Thunderbird by Norval Morrisseau

Acrylic on Canvas
54 × 48.5 inches
137.16 × 123.19 cm
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About the Work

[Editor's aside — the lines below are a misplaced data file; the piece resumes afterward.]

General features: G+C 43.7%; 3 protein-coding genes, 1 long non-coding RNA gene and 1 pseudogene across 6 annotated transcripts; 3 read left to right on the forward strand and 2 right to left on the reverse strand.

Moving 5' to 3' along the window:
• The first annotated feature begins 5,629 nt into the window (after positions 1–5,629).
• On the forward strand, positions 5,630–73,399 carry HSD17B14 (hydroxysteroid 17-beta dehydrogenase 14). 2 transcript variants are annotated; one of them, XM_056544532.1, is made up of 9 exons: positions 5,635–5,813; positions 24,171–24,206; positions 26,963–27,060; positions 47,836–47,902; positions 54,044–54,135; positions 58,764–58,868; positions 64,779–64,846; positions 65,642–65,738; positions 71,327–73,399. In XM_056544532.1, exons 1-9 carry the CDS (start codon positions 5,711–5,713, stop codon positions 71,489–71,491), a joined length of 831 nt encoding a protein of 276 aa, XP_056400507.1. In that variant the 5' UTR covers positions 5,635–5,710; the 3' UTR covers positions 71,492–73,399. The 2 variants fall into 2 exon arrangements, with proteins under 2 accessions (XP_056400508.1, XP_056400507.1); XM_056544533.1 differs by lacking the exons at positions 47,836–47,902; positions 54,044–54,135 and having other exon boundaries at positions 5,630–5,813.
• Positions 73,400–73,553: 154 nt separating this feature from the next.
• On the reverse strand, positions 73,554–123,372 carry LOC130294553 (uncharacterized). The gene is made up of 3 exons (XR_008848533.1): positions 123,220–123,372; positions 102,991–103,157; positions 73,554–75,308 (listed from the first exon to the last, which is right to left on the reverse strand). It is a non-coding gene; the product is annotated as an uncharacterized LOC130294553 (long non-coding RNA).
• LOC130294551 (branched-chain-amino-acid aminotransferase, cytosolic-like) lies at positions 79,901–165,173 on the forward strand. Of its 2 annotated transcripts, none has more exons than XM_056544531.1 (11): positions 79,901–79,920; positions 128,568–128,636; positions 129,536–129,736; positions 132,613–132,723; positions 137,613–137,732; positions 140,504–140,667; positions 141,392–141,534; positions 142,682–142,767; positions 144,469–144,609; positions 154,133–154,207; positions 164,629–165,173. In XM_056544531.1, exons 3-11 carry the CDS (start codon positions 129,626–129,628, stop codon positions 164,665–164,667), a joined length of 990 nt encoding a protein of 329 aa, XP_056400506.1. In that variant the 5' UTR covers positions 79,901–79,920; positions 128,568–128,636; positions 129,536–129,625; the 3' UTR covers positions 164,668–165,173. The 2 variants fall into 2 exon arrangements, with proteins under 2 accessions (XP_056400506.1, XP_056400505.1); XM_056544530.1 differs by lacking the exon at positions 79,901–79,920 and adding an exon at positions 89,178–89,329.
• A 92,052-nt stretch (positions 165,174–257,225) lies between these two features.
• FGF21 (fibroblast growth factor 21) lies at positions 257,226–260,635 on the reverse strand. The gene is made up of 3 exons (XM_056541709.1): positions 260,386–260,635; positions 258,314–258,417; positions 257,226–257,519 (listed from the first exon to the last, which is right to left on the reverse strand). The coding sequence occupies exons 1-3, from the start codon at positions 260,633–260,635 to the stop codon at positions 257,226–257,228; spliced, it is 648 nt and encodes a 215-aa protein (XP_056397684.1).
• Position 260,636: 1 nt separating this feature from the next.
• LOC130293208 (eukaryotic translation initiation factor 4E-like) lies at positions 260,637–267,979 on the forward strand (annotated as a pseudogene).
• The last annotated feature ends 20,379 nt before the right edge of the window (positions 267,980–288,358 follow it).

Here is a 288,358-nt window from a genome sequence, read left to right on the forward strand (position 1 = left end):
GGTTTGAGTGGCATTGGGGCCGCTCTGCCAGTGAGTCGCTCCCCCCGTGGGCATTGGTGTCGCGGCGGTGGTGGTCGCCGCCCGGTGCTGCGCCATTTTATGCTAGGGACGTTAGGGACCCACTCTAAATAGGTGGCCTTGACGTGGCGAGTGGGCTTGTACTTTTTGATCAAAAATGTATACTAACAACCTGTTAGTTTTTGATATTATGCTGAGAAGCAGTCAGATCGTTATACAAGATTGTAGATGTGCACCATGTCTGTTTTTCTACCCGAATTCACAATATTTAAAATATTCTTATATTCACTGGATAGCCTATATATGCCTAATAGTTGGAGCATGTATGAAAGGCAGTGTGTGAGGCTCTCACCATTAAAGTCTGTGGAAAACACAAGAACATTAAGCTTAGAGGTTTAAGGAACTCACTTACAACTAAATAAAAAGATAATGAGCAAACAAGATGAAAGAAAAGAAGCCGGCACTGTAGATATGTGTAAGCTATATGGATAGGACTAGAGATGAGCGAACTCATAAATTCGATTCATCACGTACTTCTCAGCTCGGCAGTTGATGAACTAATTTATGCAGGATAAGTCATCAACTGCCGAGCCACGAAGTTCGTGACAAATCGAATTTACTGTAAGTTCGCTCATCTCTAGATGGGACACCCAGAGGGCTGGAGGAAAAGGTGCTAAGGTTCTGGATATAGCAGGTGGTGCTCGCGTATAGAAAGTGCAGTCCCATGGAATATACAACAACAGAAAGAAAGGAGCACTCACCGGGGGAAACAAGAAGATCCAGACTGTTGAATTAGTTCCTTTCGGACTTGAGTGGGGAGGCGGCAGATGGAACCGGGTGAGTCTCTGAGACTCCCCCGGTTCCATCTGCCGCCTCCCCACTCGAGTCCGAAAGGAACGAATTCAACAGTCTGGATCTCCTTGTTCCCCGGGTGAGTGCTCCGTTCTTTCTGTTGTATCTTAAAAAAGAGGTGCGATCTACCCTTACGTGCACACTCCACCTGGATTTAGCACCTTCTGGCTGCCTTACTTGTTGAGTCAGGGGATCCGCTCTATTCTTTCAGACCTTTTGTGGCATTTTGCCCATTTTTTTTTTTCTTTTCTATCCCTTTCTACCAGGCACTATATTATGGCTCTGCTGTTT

A mythical thunderbird rises iconically from a yellow sun shape below and into another above the bird on a light sky blue ground. Depicted in Morrisseau's pictographic style, thick black lines articulate the body and wings of the bird in a variety of organic shapes on this 4.5 feet vertical canvas. The shapes are filled with bright colors, blue, mauve, red, orange. Morrisseau was 19 when he became unwell and, in order to recover, was given the name Copper Thunderbird in an Anishiniaabe renaming ceremony. Performed by a medicine woman, the ceremony gave energy and new life to the young Morrisseau who recovered and used his new name from that moment on. The thunderbird is a powerful being depicted often with outspread wings with which it creates thunder. Morrisseau was known for his pictographic style of black outline and solid bright colous with which he interpreted the stories and culture of his people, the Anishinaabe. His work is included in the collections of many Canadian museums including the Art Gallery of Ontario, National Gallery of Canada, McMichael Canadian Collection and the Royal Ontario Museum. He has been credited as the father of the Woodland School, a group of indigenous painters who adopted and expanded the artist's style. Morrisseau was appointed Member, Order of Canada in 1978.

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